More banks signing on to mobile
Some popular mobile banking services include balance inquiries and transfers
With new services that let customers manage their finances via a mobile phone, last week Commerce Bank joined a growing number of other institutions such as Wells Fargo, Bank of America and HSBC already offering mobile banking services.
As a result, the mobile phone is beginning to have more in common with the ATM.
“There are more mobile phones out there than there are PCs, bank branches or even operators that can help consumers do their banking through a phone call,” said Mike Wehrs, president/CEO of the Mobile Marketing Association. “If you view the world that way, and you look at the improved user experience across handsets and networks, you can see that there is a strong desire for a consumer to gain access to their account through the mobile phone.”
At this phase, mobile banking has been about banks offering wireless application protocol (WAP) sites and secure short message service (SMS) to customers. Most consumers primarily have been using the services to check balances and look at transactions, but some banks also are taking this to the next step with mobile banking services.
“A few banks have mobile applications that allow you to pay bills, get notifications of transfers and transfer money,” Wehrs said. “And, once a customer starts using these services, the banks are inviting them to do more things.”
Wells Fargo has two mobile banking services − a mobile WAP site and an SMS program. The SMS lets customers check their balance and the mobile WAP site lets customers do transactions.
“For us, it is about giving the customers the choices that we are seeing that they wanted in the marketplace,” said Arah Erickson, head of the retail mobile channel at Wells Fargo. “Customers are doing more and more on their mobile devices, and we want to be where they are.”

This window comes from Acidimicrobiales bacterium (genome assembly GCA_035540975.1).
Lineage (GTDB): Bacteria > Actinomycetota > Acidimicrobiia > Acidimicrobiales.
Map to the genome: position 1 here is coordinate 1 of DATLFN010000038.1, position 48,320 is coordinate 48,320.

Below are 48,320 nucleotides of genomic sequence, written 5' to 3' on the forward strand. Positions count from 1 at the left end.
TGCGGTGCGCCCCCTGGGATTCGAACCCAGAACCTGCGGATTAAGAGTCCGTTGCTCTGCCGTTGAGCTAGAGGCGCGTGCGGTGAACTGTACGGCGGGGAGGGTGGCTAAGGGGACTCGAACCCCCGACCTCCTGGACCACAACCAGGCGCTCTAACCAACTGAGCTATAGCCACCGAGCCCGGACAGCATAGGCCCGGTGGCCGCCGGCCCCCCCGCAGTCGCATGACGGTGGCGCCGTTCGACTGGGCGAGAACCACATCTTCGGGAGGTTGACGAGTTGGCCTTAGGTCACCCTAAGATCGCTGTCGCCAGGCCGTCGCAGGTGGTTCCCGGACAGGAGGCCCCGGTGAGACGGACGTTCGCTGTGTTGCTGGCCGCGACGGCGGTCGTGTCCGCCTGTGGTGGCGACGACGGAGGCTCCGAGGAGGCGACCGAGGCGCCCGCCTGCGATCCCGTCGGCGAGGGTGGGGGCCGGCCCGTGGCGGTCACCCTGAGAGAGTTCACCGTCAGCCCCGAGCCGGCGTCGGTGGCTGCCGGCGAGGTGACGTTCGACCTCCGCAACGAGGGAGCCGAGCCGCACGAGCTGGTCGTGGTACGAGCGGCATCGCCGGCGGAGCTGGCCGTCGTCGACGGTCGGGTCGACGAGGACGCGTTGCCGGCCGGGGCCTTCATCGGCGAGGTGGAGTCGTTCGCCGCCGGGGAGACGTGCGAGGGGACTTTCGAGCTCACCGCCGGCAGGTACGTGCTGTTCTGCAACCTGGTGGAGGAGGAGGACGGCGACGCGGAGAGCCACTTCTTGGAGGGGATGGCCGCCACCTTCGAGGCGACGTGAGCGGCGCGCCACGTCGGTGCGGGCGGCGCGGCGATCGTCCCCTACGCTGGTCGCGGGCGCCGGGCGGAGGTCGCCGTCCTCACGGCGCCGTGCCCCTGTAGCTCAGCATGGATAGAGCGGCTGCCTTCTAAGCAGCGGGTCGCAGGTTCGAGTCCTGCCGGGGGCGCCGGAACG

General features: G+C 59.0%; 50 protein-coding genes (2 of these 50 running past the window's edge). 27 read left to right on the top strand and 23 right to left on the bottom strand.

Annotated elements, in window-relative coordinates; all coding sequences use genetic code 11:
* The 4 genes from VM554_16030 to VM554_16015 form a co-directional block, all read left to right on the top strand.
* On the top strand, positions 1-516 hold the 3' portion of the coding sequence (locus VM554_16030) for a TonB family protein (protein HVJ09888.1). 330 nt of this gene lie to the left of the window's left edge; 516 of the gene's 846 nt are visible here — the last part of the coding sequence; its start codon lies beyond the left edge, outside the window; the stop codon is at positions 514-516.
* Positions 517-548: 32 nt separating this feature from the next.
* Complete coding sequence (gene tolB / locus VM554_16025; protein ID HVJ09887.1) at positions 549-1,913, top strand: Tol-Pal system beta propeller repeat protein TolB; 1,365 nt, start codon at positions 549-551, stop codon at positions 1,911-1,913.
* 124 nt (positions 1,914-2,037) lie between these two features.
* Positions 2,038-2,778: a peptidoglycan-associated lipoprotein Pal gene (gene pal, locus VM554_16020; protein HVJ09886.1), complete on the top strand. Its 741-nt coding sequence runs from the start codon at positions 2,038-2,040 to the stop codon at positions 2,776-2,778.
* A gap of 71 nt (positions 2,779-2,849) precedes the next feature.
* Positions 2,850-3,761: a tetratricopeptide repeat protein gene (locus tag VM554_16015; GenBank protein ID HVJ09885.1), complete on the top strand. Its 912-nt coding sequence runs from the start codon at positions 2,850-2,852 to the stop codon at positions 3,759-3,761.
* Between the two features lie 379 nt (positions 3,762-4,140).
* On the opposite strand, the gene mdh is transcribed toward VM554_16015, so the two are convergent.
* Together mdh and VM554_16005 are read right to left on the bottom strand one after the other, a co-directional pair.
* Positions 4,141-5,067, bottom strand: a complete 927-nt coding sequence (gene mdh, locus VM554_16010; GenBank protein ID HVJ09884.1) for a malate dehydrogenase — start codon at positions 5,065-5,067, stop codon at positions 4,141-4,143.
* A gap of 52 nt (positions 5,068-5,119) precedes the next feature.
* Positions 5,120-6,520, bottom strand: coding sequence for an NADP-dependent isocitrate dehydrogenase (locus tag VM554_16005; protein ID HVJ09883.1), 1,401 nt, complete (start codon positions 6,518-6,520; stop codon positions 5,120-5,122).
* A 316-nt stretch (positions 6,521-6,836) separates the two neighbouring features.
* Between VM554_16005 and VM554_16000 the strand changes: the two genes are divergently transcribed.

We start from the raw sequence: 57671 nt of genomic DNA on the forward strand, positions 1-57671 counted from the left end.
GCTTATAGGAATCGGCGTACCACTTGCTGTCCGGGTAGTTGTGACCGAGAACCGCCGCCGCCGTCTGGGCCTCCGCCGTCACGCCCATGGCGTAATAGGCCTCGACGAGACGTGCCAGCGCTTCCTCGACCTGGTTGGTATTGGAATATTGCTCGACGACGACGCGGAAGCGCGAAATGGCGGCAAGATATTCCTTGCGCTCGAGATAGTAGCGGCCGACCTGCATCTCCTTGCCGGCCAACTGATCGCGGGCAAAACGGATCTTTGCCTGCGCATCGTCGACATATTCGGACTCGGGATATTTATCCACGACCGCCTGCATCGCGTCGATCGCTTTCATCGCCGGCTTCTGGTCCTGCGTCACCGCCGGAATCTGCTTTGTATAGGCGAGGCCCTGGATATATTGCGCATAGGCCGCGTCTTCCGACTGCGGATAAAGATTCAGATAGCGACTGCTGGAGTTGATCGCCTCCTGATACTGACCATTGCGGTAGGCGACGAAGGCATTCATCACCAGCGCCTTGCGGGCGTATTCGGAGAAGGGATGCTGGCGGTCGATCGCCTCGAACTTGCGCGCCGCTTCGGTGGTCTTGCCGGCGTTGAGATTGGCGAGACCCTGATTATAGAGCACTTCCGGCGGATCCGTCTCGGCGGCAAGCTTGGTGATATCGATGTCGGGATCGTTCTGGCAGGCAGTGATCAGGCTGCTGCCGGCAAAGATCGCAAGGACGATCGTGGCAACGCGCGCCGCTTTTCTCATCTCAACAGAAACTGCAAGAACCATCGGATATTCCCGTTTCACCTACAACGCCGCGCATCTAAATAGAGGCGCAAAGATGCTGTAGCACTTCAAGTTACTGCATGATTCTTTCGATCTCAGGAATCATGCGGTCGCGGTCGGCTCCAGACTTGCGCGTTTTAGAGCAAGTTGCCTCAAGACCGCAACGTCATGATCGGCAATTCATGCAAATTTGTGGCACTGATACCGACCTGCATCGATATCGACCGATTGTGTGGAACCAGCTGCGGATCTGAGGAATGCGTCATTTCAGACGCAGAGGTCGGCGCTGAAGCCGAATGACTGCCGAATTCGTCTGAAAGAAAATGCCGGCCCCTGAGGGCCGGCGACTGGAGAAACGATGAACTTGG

In late 2008, Macorr found that 77% of the people surveyed said it's important to have access to bank account and credit card account balances at all times, Erickson also noted. “There is nothing more instant than the mobile phone,” she remarked.
To receive banking information, customers can text WELLS to the bank and a shortcode with an action, such as checking their balance. Wells Fargo does not use secure SMS, so the bank is careful not to include any private information in the text.
“It should be like an ATM receipt, which can be thrown away,” Erickson explained.
To promote its mobile services, Wells Fargo uses a multichannel approach, including promotions on ATM receipts and bank statements and through direct mail. The bank also includes messaging for the mobile WAP service at the end of an SMS bank balance update to make sure that customers are aware of their options.
“We cross-pollinate across the channels, because we want to be where it is convenient for our customers,” Erickson said. “We see our mobile offering as part of the bank's value proposition to the customer to be there when they want to bank. It ties into our overall brand messaging, which is centered around reaching us the way you want to.”
Last year, the infrastructure for mobile banking was built, so issues around security and fraud are all being considered. There are a handful of products on the market that allow for secure transactions, even through text, making it possible for mobile banking to take off.
CellTrust, for example, offers a service that lets banks and consumers send encrypted text messages, which allows them to make banking transactions via SMS.
“Some banks have already employed an alerting mechanism through standard SMS, with the capability of doing some mobile banking if you happen to have data on your phone,” said Sean Moshir, CEO of CellTrust. “There have been concerns about privacy and customers wondering if a transaction is proper. The latest effort to combat this has been to secure the SMS that encrypts the message.”
Mobile banking also is expected to grow considerably in emerging countries. Juniper Research projects that more than 150 million mobile subscribers worldwide will access banking services on their mobile device in 2011, with the majority of mobile banking users coming from the Far East and China, followed by Western Europe and North America.
To help build the infrastructure, last week the Bill & Melinda Gates Foundation donated $12.5 million to mobile banks in emerging economies. The foundation partnered with the GSMA, a worldwide consortium of mobile industries, to form the Mobile Money for the Unbanked (MMU). The MMU will work with mobile operators, banks, microfinance institutions, governments and development organizations to help those in developing countries carry out mobile banking.
“I think one of the reasons the Gates Foundation was particularly interested in this area is that many of these people have not experienced traditional banks and will have their primary banking experience on the mobile phone,” said Wehrs. “So you are leap-frogging the traditional infrastructure that we have in place, which may help it grow faster.”